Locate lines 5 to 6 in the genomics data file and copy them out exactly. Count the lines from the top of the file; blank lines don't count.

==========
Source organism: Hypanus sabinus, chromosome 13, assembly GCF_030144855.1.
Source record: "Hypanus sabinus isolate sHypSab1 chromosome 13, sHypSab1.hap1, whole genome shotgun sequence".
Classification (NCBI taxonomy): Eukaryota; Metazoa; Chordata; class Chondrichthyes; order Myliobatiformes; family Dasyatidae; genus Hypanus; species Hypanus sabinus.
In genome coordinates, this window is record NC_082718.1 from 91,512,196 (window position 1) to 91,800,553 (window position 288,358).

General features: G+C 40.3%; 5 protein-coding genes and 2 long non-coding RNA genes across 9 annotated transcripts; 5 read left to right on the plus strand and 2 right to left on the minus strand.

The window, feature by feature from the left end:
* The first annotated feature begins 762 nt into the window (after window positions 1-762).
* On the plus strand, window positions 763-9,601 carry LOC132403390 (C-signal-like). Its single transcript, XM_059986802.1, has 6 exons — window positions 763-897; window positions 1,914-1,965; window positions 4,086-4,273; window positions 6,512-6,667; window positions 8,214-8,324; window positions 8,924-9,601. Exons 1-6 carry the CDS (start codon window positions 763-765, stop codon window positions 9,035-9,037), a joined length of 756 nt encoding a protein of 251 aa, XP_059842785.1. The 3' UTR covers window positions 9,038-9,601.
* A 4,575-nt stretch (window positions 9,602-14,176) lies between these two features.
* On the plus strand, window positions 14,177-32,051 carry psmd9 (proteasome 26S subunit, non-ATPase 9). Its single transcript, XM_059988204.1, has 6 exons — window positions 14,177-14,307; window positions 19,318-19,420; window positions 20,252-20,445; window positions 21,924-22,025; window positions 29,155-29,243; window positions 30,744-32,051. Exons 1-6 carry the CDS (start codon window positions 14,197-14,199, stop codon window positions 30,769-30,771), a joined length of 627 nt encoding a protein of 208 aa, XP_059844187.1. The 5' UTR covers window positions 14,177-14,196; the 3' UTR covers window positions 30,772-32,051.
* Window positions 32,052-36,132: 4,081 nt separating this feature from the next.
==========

General features: G+C 40.3%; 5 protein-coding genes and 2 long non-coding RNA genes across 9 annotated transcripts; 5 read left to right on the plus strand and 2 right to left on the minus strand.

The window, feature by feature from the left end: